The boot is a decent size – 510 litres – with good dimensions in terms of both depth and height. A couple of smallish dogs would have no problems back there, and you’d have to do a pretty monumental big shop to run out of grocery space.
Having the 4DRIVE system is reassuring, knowing that the Ateca will be there to keep you and your family going come rain, snow or shine. It also means the Ateca can avoid facing the Simply Motor wrath for being a two-wheel drive SUV/Crossover: one of our biggest bugbears.
And most of all, the Ateca is an easy car to live with. It is easy to drive and, thanks to plenty of adjustment in the seat and steering wheel, easy to get comfortable in. Parking isn’t too bad either thanks to the Park Assist (self parking). Not like you’ll need that if you’re able to use the oversized parent and child spaces.
The Seat Ateca range is, in its entirety, generously equipped. If you dare venture into the flanks of the VW-Audi Group brands, the likes of Seat and Skoda, you will find that you often get more for your money in terms of kit.
The base model Ateca SE features include electric, heated, folding door mirrors; LED daytime running lights; LED taillights; electronic parking brake with auto-hold; self-parking ability; cruise control and dual-zone climate control.
For the safety-conscious the SE model comes with many, many airbags. It also has nearly as many safety systems: traction control, anti-lock brakes, electronic stability control and electronic differential lock. All Atecas feature Front Assist, City Emergency Braking and Pedestrian Protection.
The FR model adds all the styling touches that make this particular model stand out in a crowd. You also get the bigger 8-inch multimedia/navigation system. The headlights are full LED and the door mirrors feature puddle lights incorporating the Ateca silhouette and name.
Inside the FR has full LED interior lighting in addition to advanced multi-coloured ambient lighting, and sports seats finished in black alcantara with red stitching.
For convenience, there’s auto lights with coming home function, auto wipers and an auto-dimming rear view mirror. This specification can be enhanced with some reasonably priced options, which we’ll come onto next.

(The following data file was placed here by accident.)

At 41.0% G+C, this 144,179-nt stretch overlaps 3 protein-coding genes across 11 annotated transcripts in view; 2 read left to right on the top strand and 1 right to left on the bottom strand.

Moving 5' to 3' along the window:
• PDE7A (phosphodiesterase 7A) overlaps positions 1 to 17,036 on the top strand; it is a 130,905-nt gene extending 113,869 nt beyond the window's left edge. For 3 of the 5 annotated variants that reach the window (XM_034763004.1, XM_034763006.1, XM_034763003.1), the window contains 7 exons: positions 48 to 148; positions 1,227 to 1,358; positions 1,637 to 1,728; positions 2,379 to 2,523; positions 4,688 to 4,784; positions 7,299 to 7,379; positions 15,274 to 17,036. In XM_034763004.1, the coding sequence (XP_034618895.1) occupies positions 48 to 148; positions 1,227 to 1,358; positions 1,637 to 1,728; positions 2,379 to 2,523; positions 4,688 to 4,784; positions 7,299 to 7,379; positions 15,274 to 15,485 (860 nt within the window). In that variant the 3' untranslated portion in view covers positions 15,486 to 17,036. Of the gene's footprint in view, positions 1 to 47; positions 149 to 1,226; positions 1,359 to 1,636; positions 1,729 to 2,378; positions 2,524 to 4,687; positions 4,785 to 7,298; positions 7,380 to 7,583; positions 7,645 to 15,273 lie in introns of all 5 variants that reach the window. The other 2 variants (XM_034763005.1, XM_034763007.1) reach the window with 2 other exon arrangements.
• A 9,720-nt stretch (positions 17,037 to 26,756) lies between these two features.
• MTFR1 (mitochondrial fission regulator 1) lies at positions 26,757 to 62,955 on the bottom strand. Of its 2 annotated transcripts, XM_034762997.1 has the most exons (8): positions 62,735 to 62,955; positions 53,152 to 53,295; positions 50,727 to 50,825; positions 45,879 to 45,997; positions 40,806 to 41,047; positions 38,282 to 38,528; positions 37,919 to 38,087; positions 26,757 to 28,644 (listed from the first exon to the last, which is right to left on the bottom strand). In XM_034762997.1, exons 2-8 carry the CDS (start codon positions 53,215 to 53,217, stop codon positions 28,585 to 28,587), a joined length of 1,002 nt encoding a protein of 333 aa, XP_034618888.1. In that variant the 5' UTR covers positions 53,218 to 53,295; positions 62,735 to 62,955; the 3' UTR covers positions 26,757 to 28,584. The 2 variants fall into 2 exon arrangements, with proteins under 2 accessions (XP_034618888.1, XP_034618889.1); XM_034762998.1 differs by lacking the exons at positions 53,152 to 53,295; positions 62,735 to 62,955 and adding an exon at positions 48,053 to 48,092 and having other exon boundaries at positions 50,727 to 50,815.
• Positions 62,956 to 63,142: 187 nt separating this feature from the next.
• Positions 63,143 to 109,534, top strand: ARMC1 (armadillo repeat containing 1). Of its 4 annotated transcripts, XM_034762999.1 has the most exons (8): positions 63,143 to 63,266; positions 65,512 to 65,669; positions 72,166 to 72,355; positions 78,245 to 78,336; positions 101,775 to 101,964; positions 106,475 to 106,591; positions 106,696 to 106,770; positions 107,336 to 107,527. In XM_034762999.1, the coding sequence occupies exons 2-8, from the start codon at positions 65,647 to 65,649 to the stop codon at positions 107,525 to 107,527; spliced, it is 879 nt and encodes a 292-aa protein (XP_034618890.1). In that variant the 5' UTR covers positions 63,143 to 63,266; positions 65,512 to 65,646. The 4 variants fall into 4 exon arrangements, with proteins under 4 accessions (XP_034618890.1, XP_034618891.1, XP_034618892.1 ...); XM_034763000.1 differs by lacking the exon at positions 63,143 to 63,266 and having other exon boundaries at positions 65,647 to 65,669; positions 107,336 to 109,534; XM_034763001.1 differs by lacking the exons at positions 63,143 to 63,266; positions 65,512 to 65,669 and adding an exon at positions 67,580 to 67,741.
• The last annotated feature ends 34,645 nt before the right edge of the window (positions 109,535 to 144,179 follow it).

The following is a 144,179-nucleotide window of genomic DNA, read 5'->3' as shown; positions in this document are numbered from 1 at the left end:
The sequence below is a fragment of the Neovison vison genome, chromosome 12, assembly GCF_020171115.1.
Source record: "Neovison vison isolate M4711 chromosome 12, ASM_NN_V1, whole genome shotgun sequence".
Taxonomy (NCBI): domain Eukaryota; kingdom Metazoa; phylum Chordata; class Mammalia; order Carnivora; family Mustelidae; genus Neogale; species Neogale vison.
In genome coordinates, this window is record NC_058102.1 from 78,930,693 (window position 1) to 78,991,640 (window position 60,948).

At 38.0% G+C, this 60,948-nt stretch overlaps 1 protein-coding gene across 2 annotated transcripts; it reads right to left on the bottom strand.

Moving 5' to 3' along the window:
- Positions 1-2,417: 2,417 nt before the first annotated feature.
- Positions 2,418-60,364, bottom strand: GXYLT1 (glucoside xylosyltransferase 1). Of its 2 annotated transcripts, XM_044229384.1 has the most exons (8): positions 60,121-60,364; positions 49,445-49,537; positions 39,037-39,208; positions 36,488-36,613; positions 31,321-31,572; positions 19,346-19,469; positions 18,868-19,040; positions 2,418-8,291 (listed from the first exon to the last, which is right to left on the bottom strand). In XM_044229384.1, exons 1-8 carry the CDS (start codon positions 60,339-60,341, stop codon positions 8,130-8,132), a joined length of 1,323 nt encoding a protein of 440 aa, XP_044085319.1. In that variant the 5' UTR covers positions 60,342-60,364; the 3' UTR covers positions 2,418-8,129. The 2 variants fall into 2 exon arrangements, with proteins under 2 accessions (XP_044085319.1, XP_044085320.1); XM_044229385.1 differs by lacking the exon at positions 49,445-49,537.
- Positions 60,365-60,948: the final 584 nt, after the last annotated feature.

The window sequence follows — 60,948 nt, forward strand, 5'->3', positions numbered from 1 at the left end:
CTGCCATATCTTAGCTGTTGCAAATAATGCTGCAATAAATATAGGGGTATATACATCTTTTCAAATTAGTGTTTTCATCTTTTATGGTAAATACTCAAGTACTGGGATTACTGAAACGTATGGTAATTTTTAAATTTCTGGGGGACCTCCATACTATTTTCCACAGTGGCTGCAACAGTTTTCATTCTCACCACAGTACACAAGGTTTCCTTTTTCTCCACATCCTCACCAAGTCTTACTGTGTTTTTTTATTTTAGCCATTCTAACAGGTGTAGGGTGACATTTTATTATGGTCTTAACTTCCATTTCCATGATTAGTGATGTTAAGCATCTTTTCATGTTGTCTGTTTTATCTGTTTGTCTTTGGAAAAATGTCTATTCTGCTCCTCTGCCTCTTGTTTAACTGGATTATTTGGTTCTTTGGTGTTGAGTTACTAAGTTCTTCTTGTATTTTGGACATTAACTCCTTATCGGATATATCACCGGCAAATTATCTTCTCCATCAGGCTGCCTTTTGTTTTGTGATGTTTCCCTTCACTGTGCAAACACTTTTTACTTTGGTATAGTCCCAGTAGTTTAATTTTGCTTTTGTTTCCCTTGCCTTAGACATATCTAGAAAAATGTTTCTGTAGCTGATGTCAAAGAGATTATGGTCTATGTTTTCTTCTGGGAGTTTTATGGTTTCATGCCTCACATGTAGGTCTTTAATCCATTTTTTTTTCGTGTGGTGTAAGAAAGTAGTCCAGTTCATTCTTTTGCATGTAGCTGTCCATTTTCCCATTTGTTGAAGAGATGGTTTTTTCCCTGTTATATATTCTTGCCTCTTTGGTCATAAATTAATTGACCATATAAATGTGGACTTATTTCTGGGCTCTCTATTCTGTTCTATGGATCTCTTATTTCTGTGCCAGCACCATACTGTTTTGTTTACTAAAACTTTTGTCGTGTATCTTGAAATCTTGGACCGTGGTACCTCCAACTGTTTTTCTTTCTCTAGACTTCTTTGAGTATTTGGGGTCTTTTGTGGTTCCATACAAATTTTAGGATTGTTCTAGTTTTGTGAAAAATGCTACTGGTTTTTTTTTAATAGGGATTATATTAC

Value For Money
The Ateca range starts at just under £22,00 for the 1.0 TSI SE model, and goes all the way to just over £35,000 for the TDI 4DRIVE Xcellence Lux. Our TSI FR 4DRIVE model was somewhere in between, starting at £30,680. That’s not a bad price for the level of performance, refinement and practicality on offer.
Our test car had a few options on it, taking the price up to £33,315. Metallic paint is £575. The gorgeous 19-inch alloy wheels added £680.
A top-view camera is £475. This is a great feature for parking, and ensures you can avoid other cars and kerbs all at the same time. It can bamboozle your friends, who will be amazed to see a birds eye view of the car on the screen. We could tell you how it works, but we won’t ruin the magic for you…
Keyless entry and go, or ‘KESSY’ as Seat like to call it, costs £505. Last up on our test car was the Digital Cockpit, a must-have option at £400.
The Ateca TSI FR 4DRIVE is great value for money, certainly less than you’d pay for an equivalent Volskwagen Tiguan. The only caveat to that is that the Seat will also be cheaper a few years down the line, with the Tiguan having superior residual values.
In the last 6 months there has been some good lease deals on the Ateca TSI FR, so if you’re in the leasing game this could well be your next family car.
The real danger to this car? Well Cupra is now an independent brand, separate from Seat. Their first car? Yep, the Cupra Ateca. With 300PS it will be an absolute rocket. Prices aren’t confirmed, but expected to be around £35,000. Now that’s a tough choice…
Facts and Figures
|Engine||2.0-litre, 4-cylinder turbocharged petrol|
|Max power||190PS at 3,500rpm – 4,000rpm|
|Max torque||400Nm at 1,750rpm – 3,250rpm|
|Drivetrain||7-speed DSG gearbox, 4DRIVE all-wheel drive|
|Fuel tank size||50 litres|
|Fuel consumption||40.4 mpg, combined cycle|
|CO2 emissions||159 g/km|
|Kerb weight||1,461 kg|
|Towing capacity||2,000 kg braked / 750 kg unbraked|
|Luggage capacity||510 litres|
|NCAP rating||5 stars|
|Price as tested||£33,315|